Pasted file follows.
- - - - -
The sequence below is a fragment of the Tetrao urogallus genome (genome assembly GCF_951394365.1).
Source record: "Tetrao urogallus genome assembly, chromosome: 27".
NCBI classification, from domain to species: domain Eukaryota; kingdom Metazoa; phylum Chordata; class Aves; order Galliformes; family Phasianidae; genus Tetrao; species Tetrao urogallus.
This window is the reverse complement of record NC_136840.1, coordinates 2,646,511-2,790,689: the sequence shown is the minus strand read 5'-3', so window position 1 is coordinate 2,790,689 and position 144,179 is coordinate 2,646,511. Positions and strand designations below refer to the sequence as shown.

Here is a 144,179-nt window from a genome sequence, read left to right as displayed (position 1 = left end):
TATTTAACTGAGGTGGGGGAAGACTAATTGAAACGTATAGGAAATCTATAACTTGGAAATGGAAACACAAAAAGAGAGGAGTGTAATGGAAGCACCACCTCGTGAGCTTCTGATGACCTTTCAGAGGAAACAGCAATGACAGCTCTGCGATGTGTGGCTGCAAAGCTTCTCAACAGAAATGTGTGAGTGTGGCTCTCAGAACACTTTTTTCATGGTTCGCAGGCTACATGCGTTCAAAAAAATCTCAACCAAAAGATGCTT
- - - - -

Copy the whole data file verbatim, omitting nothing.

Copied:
The sequence below is a fragment of the Tetrao urogallus genome (genome assembly GCF_951394365.1).
Source record: "Tetrao urogallus genome assembly, chromosome: 27".
NCBI classification, from domain to species: domain Eukaryota; kingdom Metazoa; phylum Chordata; class Aves; order Galliformes; family Phasianidae; genus Tetrao; species Tetrao urogallus.
This window is the reverse complement of record NC_136840.1, coordinates 2,646,511-2,790,689: the sequence shown is the minus strand read 5'-3', so window position 1 is coordinate 2,790,689 and position 144,179 is coordinate 2,646,511. Positions and strand designations below refer to the sequence as shown.

Here is a 144,179-nt window from a genome sequence, read left to right as displayed (position 1 = left end):
TATTTAACTGAGGTGGGGGAAGACTAATTGAAACGTATAGGAAATCTATAACTTGGAAATGGAAACACAAAAAGAGAGGAGTGTAATGGAAGCACCACCTCGTGAGCTTCTGATGACCTTTCAGAGGAAACAGCAATGACAGCTCTGCGATGTGTGGCTGCAAAGCTTCTCAACAGAAATGTGTGAGTGTGGCTCTCAGAACACTTTTTTCATGGTTCGCAGGCTACATGCGTTCAAAAAAATCTCAACCAAAAGATGCTT